Blinken blames Hamas for broken truce, says Israel will take steps to protect civilians in south Gaza

US Secretary of State said Hamas 'reneged on commitments'

COP28 Climate Summit US Secretary of State Antony Blinken waves prior to departure from Al Maktoum International Airport in Dubai | AP

As Israel resumes airstrikes on Gaza after a week-long truce ended on Friday, US Secretary of State Antony Blinken blamed the Hamas and said that it “reneged on commitments it made.”

Speaking at the airport in Dubai after he concluded a two-day Middle East visit, Blinken said it was important to understand why the ceasefire came to an end. “It came to an end because of Hamas,” he said.

Blinken added that the US was sure Israel is taking steps to ensure civilians are protected as airstrikes continue. He said: “I made clear that after the pause it was imperative that Israel put in place clear protections for civilians and for sustaining humanitarian assistance going forward. And as we've seen just today, Israel has already moved out on parts of that, including sending out information, making it clear where people can be in safe areas in Gaza.”

Further elaborating on the conditions that led to the broken truce, Blinken cited an “atrocious attack in Jerusalem” that killed three people. He added that the Hamas also fired rockets into Israel before the pause had ended and failed to free hostages it had pledged to release, New York Times reported.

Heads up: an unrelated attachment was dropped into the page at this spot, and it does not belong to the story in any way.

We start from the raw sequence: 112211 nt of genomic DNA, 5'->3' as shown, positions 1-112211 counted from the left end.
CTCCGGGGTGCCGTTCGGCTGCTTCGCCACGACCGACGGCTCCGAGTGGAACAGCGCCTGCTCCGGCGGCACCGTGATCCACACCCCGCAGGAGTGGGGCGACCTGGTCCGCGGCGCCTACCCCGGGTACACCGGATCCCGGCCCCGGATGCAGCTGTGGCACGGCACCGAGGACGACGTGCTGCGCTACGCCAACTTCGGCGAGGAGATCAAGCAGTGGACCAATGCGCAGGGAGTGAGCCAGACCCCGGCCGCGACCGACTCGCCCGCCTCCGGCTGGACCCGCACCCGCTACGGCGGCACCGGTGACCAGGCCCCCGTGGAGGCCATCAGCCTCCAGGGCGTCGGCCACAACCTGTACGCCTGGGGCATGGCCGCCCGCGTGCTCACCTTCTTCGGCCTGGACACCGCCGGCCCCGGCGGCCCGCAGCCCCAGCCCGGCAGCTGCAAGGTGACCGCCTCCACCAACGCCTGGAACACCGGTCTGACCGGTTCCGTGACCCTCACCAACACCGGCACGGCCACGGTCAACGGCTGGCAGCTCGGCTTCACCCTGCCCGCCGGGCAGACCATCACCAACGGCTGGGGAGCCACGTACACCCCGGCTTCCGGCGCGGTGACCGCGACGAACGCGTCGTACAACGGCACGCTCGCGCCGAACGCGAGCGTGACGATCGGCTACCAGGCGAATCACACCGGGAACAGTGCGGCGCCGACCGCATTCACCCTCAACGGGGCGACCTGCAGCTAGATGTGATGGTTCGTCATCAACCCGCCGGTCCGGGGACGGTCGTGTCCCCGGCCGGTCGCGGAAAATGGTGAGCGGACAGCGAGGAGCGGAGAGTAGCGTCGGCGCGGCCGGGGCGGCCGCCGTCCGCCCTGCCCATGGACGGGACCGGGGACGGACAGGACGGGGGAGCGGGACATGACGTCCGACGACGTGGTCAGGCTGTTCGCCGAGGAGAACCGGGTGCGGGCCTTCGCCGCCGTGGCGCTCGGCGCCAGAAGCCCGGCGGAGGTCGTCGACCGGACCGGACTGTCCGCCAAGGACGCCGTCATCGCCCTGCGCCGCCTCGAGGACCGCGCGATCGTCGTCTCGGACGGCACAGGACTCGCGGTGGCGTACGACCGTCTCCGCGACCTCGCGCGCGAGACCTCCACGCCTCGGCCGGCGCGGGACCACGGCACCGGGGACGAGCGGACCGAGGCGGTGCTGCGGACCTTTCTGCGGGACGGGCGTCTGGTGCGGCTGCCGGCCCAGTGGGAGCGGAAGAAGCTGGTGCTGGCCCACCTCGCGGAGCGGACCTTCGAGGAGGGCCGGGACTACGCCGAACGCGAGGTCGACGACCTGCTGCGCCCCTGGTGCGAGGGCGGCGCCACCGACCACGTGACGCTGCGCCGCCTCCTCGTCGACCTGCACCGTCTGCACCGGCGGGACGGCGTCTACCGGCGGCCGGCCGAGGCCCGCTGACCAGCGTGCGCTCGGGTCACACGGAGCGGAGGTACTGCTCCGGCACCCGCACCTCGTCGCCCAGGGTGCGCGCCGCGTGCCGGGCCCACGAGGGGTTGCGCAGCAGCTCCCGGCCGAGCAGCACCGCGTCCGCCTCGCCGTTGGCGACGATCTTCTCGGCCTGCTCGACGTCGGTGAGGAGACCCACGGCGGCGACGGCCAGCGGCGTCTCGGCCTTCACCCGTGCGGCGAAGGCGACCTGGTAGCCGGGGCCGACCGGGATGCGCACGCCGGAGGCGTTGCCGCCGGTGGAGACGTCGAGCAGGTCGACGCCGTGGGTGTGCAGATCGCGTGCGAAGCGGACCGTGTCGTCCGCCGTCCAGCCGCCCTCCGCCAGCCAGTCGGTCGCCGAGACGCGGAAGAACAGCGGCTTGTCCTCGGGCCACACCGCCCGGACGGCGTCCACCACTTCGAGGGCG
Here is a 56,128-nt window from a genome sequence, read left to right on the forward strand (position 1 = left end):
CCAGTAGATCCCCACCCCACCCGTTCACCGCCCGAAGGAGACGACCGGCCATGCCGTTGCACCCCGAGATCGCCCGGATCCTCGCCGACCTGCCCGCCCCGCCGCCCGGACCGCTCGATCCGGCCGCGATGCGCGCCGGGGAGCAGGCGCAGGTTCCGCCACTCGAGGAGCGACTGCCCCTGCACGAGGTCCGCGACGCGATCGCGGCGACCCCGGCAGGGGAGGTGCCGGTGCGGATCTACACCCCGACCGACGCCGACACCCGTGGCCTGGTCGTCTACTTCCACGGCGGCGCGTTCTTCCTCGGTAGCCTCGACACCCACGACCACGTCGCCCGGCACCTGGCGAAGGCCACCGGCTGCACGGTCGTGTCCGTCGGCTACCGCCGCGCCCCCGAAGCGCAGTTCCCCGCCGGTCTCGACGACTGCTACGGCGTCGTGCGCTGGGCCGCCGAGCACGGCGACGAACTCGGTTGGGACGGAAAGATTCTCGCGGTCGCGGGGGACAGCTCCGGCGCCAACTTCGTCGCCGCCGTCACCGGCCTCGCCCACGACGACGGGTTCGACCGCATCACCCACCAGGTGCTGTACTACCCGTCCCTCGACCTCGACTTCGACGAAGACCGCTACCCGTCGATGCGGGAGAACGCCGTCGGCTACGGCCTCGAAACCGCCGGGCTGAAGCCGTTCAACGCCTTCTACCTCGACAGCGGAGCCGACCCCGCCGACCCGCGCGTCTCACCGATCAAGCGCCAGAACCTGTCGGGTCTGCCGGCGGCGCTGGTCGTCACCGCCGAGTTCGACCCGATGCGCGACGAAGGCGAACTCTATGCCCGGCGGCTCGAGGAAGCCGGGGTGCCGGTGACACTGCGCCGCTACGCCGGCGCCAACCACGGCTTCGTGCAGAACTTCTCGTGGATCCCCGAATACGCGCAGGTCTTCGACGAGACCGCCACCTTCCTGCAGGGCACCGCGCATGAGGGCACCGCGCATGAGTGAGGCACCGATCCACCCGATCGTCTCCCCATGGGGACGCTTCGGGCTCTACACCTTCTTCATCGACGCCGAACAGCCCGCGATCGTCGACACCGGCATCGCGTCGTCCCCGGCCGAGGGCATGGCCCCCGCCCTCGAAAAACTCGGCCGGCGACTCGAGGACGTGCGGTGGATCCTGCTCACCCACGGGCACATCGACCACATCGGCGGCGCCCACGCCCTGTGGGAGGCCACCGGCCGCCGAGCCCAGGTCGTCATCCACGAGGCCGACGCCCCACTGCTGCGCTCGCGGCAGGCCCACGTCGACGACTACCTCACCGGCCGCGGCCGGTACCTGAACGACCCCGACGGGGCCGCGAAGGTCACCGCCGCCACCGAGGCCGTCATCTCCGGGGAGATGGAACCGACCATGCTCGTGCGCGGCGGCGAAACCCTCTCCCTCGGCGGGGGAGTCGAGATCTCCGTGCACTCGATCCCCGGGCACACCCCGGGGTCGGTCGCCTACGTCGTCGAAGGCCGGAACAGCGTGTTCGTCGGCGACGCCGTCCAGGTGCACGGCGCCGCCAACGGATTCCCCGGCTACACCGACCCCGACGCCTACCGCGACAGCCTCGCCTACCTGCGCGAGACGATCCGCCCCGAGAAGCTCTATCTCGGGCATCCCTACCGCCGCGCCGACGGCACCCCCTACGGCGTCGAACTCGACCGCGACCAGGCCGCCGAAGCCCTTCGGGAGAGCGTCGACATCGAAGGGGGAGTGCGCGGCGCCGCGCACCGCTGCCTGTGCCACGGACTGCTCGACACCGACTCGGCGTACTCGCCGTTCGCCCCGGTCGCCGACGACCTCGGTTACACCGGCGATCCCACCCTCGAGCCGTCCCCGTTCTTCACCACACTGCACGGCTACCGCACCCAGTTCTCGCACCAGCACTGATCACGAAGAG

During the seven-day ceasefire, Hamas released several people who had been held hostage since the October 7 attack on Israel. The US remains committed to the release of the remaining hostages. "We're determined to do everything we can to get everyone home, get them reunited with their families, including pursuing the process that worked for seven days,” Blinken said.

According to Reuters, the US has insisted that Israel come up with clear plans to minimize civilian harm in any military operation in southern Gaza, as it continued intense bombardment in regions like Rafah and Khan Younis. Israel's government agreed that any operation in the south should not look like it did in the north and its military will designate areas where civilians will not be harmed.

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